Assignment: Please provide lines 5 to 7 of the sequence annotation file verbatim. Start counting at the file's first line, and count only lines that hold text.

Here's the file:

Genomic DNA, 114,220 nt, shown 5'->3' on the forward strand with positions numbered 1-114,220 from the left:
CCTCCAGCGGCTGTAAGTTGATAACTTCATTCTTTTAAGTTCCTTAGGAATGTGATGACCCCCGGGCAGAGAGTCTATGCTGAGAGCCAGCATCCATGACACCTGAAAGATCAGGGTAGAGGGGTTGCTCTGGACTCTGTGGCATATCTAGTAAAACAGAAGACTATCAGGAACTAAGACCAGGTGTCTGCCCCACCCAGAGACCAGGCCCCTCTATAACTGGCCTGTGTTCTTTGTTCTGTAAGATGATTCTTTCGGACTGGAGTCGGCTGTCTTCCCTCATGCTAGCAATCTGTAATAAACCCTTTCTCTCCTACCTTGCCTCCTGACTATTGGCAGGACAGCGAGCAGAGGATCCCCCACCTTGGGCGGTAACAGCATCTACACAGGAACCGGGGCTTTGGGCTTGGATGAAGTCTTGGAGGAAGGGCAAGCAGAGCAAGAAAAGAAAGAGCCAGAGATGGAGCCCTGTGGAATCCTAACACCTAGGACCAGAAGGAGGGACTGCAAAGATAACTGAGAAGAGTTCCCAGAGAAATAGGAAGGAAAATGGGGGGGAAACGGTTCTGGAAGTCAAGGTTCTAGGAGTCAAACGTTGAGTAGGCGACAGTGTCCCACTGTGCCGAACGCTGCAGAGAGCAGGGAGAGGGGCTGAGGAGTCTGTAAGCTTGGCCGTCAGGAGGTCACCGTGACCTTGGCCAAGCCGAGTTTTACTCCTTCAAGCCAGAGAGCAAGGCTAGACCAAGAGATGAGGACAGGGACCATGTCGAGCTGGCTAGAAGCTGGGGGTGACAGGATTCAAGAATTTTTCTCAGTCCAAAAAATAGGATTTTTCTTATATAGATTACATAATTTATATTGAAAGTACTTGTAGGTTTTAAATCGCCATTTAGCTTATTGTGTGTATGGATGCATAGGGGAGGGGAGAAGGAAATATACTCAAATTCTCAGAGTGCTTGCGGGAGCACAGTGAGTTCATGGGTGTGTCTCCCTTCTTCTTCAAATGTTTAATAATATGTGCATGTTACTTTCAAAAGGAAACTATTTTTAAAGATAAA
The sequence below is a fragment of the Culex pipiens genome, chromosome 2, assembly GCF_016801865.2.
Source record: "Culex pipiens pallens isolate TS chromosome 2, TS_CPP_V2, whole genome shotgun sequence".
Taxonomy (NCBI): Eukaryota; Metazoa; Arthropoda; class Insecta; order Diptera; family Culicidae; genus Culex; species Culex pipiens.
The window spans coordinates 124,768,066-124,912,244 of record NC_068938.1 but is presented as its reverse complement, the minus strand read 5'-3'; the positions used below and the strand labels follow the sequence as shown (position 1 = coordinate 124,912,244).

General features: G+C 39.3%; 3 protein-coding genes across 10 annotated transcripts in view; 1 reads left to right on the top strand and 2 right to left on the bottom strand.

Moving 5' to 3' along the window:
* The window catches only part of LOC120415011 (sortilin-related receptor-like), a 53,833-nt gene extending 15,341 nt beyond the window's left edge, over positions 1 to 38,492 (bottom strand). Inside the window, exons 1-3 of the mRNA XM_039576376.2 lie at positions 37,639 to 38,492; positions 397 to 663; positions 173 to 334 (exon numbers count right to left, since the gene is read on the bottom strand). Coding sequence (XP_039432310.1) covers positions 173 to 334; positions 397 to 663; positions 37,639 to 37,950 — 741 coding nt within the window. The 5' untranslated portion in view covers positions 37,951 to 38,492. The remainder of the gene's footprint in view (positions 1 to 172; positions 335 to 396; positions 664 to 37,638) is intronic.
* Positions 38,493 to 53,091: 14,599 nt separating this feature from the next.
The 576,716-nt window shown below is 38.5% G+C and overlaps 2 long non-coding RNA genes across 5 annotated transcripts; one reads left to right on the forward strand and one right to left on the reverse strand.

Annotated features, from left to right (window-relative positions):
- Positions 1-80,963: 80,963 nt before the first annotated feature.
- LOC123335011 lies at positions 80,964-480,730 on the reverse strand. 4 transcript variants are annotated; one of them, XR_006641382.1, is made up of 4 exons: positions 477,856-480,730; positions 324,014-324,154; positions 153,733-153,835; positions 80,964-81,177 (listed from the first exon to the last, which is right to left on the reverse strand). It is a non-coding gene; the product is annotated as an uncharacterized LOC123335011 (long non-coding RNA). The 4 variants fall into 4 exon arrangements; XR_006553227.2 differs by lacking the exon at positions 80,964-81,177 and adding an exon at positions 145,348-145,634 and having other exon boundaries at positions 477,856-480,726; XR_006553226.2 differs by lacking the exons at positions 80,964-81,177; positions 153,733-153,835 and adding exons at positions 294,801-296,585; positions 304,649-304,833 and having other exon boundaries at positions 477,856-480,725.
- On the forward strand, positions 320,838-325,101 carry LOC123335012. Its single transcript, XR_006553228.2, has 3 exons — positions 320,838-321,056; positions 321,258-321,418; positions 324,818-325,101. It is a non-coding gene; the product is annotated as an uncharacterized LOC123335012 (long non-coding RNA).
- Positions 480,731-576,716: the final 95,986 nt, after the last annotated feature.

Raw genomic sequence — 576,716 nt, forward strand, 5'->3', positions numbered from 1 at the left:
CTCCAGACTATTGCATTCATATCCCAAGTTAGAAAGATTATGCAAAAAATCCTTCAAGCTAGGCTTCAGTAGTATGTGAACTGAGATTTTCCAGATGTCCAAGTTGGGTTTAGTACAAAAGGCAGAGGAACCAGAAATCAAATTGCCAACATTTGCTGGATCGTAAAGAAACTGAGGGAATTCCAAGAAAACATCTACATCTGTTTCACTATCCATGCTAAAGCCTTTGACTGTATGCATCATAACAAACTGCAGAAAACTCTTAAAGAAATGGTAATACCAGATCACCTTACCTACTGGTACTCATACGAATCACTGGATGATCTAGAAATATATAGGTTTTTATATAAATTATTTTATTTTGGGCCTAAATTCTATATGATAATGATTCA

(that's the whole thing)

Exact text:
Taxonomy (NCBI): Eukaryota; Metazoa; Arthropoda; class Insecta; order Diptera; family Culicidae; genus Culex; species Culex pipiens.
The window spans coordinates 124,768,066-124,912,244 of record NC_068938.1 but is presented as its reverse complement, the minus strand read 5'-3'; the positions used below and the strand labels follow the sequence as shown (position 1 = coordinate 124,912,244).

General features: G+C 39.3%; 3 protein-coding genes across 10 annotated transcripts in view; 1 reads left to right on the top strand and 2 right to left on the bottom strand.